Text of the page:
The world’s largest and most powerful space telescope rocketed away Saturday on a high-stakes quest to behold light from the first stars and galaxies and scour the universe for hints of life.
NASA’s James Webb Space Telescope soared from French Guiana on South America’s northeastern coast, riding a European Ariane rocket into the Christmas morning sky.
It traveled a distance of 1.6 million km (1 million miles) to reach its final destination, which is more than four times farther than the moon. The journey will take one month and five more months to reach its destination.
First, the telescope’s enormous mirror and sunshield need to unfurl; they were folded origami-style to fit into the rocket’s nose cone. Otherwise, the observatory won’t be able to peer back in time 13.7 billion years as anticipated, within a mere 100 million years of the universe-forming Big Bang.
“It’s going to give us a better understanding of our universe and our place in it: who we are, what we are, the search that’s eternal,” NASA Administrator Bill Nelson said earlier this week.
But he cautioned: “When you want a big reward, you have to usually take a big risk.”
Intended as a successor to the aging Hubble Space Telescope, the long-delayed James Webb is named after NASA’s administrator during the 1960s. NASA worked with Canadian and European space agencies in building and launching the 7-ton telescope. It was built by thousands of workers from 29 different countries.
The launch fell on Christmas, and there was a worldwide surge in COVID-19 case cases. There were less people at French Guiana’s launch site than anticipated. Nelson was joined by a congressional delegation as well as many contractors working on the telescope.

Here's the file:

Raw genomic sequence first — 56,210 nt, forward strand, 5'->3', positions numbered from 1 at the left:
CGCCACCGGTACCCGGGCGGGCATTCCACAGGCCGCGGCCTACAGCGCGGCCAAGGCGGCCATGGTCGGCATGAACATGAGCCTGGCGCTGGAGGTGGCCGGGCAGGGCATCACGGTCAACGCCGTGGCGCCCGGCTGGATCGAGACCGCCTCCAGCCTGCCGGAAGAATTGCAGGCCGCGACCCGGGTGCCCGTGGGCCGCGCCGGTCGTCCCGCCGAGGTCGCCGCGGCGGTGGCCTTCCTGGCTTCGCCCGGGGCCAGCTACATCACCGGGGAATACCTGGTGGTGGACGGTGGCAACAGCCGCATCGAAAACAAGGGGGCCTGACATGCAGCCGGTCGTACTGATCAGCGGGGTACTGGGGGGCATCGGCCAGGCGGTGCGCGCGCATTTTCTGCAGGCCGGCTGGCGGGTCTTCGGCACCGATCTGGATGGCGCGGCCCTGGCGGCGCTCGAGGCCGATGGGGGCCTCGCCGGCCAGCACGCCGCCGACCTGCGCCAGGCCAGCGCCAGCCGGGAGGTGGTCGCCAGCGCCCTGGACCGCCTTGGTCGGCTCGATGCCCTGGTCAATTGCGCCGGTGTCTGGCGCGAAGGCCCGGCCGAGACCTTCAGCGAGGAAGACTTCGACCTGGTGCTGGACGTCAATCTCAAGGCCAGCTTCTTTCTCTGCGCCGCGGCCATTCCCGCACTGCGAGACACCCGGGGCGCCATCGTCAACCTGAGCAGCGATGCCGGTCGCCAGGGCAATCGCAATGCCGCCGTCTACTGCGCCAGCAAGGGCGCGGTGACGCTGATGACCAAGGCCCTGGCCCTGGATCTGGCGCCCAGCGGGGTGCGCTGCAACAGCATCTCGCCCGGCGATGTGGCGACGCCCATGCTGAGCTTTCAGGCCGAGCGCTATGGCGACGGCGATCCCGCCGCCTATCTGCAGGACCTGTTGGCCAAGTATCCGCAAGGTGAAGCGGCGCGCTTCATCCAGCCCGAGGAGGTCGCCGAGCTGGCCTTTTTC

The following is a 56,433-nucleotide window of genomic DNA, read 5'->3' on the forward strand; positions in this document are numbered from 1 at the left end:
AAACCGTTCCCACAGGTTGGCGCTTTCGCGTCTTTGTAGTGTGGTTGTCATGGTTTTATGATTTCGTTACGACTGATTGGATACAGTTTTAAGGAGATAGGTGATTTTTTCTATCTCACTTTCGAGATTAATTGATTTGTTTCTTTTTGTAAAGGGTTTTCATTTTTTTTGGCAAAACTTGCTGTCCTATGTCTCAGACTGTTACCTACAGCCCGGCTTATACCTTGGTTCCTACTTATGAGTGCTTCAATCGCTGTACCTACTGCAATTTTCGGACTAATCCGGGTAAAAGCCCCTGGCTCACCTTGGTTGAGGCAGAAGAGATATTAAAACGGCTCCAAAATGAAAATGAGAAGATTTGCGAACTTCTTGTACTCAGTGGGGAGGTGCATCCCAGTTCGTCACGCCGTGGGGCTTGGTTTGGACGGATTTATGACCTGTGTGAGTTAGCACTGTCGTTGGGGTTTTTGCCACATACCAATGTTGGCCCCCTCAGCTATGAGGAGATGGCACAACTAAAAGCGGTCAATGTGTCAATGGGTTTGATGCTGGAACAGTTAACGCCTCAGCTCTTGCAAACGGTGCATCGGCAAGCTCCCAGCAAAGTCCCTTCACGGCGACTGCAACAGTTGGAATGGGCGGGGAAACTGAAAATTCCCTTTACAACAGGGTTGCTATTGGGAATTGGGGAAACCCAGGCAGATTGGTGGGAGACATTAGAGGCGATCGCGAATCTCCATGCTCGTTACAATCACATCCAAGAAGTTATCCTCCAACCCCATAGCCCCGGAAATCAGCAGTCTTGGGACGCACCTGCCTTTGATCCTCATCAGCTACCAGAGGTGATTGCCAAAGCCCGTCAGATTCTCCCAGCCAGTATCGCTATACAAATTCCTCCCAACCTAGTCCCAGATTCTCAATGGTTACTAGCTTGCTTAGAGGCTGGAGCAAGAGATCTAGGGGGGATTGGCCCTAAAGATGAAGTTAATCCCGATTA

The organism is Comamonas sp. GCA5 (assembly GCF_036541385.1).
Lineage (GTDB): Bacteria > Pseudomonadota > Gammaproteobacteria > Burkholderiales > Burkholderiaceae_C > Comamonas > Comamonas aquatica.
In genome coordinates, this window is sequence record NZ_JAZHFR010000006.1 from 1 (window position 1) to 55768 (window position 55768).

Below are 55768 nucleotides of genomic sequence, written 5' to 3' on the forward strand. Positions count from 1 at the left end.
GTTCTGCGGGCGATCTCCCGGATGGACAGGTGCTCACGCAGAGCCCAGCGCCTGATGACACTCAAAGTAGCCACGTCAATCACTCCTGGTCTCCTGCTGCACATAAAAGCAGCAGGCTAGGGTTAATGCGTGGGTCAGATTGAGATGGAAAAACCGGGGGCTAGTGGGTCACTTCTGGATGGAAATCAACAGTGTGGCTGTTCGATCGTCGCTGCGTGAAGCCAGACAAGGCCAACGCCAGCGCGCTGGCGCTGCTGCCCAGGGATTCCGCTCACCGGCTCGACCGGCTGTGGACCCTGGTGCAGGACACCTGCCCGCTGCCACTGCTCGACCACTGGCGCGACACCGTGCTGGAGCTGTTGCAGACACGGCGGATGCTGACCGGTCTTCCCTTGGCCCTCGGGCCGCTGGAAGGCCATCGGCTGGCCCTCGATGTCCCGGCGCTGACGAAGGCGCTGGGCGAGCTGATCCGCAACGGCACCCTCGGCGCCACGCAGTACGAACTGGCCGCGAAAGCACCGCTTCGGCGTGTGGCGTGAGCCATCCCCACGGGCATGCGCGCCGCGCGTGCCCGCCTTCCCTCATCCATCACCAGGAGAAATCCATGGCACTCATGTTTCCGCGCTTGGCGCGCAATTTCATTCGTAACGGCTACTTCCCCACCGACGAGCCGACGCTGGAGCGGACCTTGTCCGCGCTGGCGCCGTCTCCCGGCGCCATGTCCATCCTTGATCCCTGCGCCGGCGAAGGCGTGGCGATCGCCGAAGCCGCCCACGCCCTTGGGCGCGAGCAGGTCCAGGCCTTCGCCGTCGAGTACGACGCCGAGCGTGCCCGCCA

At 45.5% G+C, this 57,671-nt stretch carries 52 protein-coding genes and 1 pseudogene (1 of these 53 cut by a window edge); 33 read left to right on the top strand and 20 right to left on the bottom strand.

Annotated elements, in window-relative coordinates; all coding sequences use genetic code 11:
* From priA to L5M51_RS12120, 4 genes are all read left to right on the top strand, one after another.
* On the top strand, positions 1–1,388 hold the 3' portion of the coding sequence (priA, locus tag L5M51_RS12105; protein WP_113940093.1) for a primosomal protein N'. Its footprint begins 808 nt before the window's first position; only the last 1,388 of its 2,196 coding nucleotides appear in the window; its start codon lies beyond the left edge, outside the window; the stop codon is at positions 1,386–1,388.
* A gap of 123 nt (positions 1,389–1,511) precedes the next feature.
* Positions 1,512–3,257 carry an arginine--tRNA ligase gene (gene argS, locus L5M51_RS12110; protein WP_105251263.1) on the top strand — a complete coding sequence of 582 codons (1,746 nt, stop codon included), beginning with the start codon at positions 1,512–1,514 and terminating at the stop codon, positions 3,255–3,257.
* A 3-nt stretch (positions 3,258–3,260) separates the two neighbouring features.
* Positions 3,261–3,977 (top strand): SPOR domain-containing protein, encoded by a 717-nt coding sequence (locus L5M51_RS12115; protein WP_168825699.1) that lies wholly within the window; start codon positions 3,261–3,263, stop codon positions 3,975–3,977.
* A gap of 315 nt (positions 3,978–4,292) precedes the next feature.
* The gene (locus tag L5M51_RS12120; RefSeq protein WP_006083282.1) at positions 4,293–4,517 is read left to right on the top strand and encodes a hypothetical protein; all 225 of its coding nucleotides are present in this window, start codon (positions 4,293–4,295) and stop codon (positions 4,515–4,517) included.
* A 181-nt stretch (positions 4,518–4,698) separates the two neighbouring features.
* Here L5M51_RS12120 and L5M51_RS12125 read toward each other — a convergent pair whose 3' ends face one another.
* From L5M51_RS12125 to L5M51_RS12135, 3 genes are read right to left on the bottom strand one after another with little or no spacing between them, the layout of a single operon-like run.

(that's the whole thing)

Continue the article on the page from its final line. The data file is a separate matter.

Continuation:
Astronomers around the globe eagerly awaited Webb’s flight, after many years of delays. Webb’s launch took nearly a week due to technical problems. The launch was then pushed forward by gusty winds until Christmas. Launch Control had a small assortment of Santa hats.
“We launch for humanity this morning,” Arianespace CEO Stephane Israel said minutes before liftoff. “After Webb, we will never see the skies in quite the same way.”
The telescope’s showpiece: a gold-plated mirror more than 21 feet (6.5 meters) across.
The observatory’s protection is provided by a five-layered, wispy sunshield. This shield helps keep light-gathering mirrors and infrared heat detectors sub-zero. At 70 feet by 46 feet (21 meters by 14 meters), it’s the size of a tennis court.
All goes well and the sunshield should be open three days after liftoff. The sunshield must then be unfolded and locked in place for at least five more days. The mirror sections should then open like drop-leaf leaves 12 days into flight.
In all, hundreds of release mechanisms need to work — perfectly — in order for the telescope to succeed. “Like nothing we’ve done before,” said NASA program director Greg Robinson.
Steven Hawley (retired astronaut and astronomer) is stressed more about Webb then he was over Hubble. Hubble was released from Space Shuttle Discovery into orbit in 1990. That’s because Webb will be too far away for rescuing, as was necessary when Hubble turned out to have blurry vision from a defective mirror.
Spacewalking repairs by astronauts transformed Hubble into a beloved marvel that has revolutionized humanity’s understanding of the universe, casting its eyes as far back as 13.4 billion years. It’s now up to Webb to draw even closer to the Big Bang 13.8 billion years ago, its infrared vision keener and more far-reaching than Hubble’s is in the shorter visible and ultraviolet wavelengths.
NASA is targeting 10 years of operation from Webb. NASA engineers deliberately left fuel tank open for refilling by visiting spacecraft if necessary.
When he released Hubble, “I never would have believed that it would still be going strong almost 32 years later,” Hawley, now professor emeritus at the University of Kansas, said in an email. “I hope that in 32 years we’ll be able to say that JWST did as well.”